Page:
Depending on where you live in the US, you can count on strong feelings as to whether the POW/MIA flag should be marched in a color guard for a parade.
Title 36 U.S. Code § 902 – National League of Families POW/MIA Flag
The information in the Flag Code is instructions for US government agency display. It has no information on a citizen, let alone the military, flying the flag.
League of Families Information
This information comes from a Veteran Service Organization, neither of which may dictate standards for the military. Link at the end of the article.
Military Service Manual Guidance
Other information that I have been able to find, with the assistance of Mike Kelley (DrillMaster002) reminded me, comes from AFI 34-1201, Protocol:
2.11.10. The POW/MIA flag will always be the last flag in any display.
What that means: In a line of flags, it will be the last flag in the stand. When flown from the same halyard as the US and a state flag, it is at the bottom, not in between the US and state. [Yes, I am aware that certain agencies have written guidance counter to this. My reasoning here comes from extensive research.]
2.11.11. The POW/MIA flag will always be the last flag in any display, except on the six national observances for which Congress has ordered display of the POW/MIA flag. On these days it is flown immediately below or adjacent to the United States flag as second in order of precedence (however it still would be flown after other national flags). The six national observances are National POW/MIA Recognition Day (third Friday of September), Armed Forces Day, Memorial Day, Flag Day, Independence Day and Veterans Day.
220.127.116.11. The POW/MIA flag is not carried or displayed in parades or reviews, however is authorized to be carried at official military funerals.
What that means: Even though this text is for the US Air Force, ALL SERVICES are not allowed to carry any non-military flag with very few exceptions and that includes the POW/MIA flag. Only an honor guard member may carry it as a Personal Color for the funeral of a former POW. Read here.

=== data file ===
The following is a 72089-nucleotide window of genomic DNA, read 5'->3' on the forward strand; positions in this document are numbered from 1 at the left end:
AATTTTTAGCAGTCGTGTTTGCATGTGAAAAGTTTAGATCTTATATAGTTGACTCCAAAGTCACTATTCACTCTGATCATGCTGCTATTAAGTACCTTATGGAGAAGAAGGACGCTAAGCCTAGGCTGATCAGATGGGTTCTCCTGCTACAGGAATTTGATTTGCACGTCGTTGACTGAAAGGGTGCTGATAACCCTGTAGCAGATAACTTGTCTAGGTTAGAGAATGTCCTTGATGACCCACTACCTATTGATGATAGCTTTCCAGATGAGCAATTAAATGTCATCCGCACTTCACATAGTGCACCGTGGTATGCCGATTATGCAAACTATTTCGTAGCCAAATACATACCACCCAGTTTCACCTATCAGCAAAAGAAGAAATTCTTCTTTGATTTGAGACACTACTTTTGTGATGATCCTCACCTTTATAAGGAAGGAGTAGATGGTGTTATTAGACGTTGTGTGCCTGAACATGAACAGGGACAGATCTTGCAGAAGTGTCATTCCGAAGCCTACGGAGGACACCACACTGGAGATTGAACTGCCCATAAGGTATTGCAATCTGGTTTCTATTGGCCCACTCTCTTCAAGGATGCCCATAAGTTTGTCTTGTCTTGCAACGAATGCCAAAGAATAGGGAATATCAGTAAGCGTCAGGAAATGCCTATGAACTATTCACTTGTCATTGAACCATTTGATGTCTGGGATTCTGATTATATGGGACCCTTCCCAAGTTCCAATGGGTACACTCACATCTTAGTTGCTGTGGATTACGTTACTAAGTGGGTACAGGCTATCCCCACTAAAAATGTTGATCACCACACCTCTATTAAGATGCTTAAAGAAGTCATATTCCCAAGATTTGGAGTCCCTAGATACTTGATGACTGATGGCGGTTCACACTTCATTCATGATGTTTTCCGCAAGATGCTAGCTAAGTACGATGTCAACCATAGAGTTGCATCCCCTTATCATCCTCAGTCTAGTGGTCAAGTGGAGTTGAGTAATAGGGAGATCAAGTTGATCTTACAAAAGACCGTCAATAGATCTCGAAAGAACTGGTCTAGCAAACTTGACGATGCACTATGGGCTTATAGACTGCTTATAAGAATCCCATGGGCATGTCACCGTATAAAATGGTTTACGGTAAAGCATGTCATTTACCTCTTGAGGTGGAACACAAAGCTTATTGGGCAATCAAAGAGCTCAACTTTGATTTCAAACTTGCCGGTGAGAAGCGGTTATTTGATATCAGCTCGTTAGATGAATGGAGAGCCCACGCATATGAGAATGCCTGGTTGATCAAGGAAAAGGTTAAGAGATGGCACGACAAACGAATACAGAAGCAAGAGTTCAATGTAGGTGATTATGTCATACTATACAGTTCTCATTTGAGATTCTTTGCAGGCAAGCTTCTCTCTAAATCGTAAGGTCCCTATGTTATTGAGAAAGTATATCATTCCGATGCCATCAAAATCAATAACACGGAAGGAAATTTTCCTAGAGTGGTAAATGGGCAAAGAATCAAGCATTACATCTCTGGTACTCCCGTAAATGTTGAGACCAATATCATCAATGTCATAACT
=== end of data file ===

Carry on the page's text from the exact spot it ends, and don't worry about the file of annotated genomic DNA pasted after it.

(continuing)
All Services. Military personnel in uniform or civilian clothing are not authorized to carry any non-military flag AR 840-10, MCO P5050.2 and AFI 34-1201. This means all military color guards are not authorized to carry the POW/MIA flag in or outside of a color guard formation. Again, the only time the flag is carried on its own (never with guards) is during a funeral for a former POW. It is not carried in parades.
Military, including JROTC, CAP, Sea Cadets, & Young Marines: No, you are not authorized to carry the POW/MIA flag.
First responders: Follow The Honor Guard Manual. Most likely you march a POW/MIA flag within the team formation. My advice is to stop including it in your color guard. March the US, state, and department flags.
Veterans groups: Veteran color guards follow a service D&C manual, which then dictates that you should follow the manuals that affect it (flag and protocol manuals). The end result is to not march it at all, it’s not authorized. Many veteran color guards carry it as part of their standard compliment of the American flag, joint service flags, and then the POW/MIA flag, but that’s not protocol to add any other flag: no state or POW flag is authorized. March the US and state flags or, if you want to march a joint service color guard: US, Army, MC, Navy, AF, & CG, no other flag is authorized in a full or partial joint service colors formation.
Depending on your location in the US, you will hear some very strong convictions (read: yelling matches) on whether it is OK to march it in a color team or not. Strong convictions do not replace written standards and just because a national veteran’s organization has written guidance does not mean that guidance has taken service standards into account. I know this is not comfortable to read.